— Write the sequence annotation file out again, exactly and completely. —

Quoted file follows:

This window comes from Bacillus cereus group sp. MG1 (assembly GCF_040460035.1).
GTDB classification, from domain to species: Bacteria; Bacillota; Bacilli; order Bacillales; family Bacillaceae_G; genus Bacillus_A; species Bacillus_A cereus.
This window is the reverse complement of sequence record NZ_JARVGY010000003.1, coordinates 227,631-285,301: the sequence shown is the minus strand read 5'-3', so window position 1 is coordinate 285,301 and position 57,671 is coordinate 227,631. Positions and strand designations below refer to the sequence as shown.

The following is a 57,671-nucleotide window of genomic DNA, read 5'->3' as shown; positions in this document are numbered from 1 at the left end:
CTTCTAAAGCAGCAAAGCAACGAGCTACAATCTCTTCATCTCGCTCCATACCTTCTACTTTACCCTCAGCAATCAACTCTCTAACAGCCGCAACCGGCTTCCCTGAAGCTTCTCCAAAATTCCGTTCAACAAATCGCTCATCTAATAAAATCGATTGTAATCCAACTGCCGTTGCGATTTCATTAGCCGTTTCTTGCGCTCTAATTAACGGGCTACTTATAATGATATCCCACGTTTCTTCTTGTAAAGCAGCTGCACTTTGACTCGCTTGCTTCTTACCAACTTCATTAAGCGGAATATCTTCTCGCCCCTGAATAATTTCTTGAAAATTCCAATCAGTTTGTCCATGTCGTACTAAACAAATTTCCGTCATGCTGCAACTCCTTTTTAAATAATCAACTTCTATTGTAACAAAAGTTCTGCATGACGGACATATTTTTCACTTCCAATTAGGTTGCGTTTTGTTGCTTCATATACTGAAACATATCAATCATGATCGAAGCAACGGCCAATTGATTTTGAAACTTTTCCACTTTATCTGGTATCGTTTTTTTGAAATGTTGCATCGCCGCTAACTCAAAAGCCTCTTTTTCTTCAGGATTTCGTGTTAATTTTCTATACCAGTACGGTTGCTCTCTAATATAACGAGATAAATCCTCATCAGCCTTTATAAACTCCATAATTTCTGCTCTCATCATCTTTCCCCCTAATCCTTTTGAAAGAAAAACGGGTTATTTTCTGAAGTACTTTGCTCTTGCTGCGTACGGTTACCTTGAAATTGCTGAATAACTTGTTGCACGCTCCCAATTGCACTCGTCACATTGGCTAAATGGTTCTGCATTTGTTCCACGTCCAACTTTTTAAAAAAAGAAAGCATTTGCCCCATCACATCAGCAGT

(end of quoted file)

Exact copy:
This window comes from Bacillus cereus group sp. MG1 (assembly GCF_040460035.1).
GTDB classification, from domain to species: Bacteria; Bacillota; Bacilli; order Bacillales; family Bacillaceae_G; genus Bacillus_A; species Bacillus_A cereus.
This window is the reverse complement of sequence record NZ_JARVGY010000003.1, coordinates 227,631-285,301: the sequence shown is the minus strand read 5'-3', so window position 1 is coordinate 285,301 and position 57,671 is coordinate 227,631. Positions and strand designations below refer to the sequence as shown.

The following is a 57,671-nucleotide window of genomic DNA, read 5'->3' as shown; positions in this document are numbered from 1 at the left end:
CTTCTAAAGCAGCAAAGCAACGAGCTACAATCTCTTCATCTCGCTCCATACCTTCTACTTTACCCTCAGCAATCAACTCTCTAACAGCCGCAACCGGCTTCCCTGAAGCTTCTCCAAAATTCCGTTCAACAAATCGCTCATCTAATAAAATCGATTGTAATCCAACTGCCGTTGCGATTTCATTAGCCGTTTCTTGCGCTCTAATTAACGGGCTACTTATAATGATATCCCACGTTTCTTCTTGTAAAGCAGCTGCACTTTGACTCGCTTGCTTCTTACCAACTTCATTAAGCGGAATATCTTCTCGCCCCTGAATAATTTCTTGAAAATTCCAATCAGTTTGTCCATGTCGTACTAAACAAATTTCCGTCATGCTGCAACTCCTTTTTAAATAATCAACTTCTATTGTAACAAAAGTTCTGCATGACGGACATATTTTTCACTTCCAATTAGGTTGCGTTTTGTTGCTTCATATACTGAAACATATCAATCATGATCGAAGCAACGGCCAATTGATTTTGAAACTTTTCCACTTTATCTGGTATCGTTTTTTTGAAATGTTGCATCGCCGCTAACTCAAAAGCCTCTTTTTCTTCAGGATTTCGTGTTAATTTTCTATACCAGTACGGTTGCTCTCTAATATAACGAGATAAATCCTCATCAGCCTTTATAAACTCCATAATTTCTGCTCTCATCATCTTTCCCCCTAATCCTTTTGAAAGAAAAACGGGTTATTTTCTGAAGTACTTTGCTCTTGCTGCGTACGGTTACCTTGAAATTGCTGAATAACTTGTTGCACGCTCCCAATTGCACTCGTCACATTGGCTAAATGGTTCTGCATTTGTTCCACGTCCAACTTTTTAAAAAAAGAAAGCATTTGCCCCATCACATCAGCAGT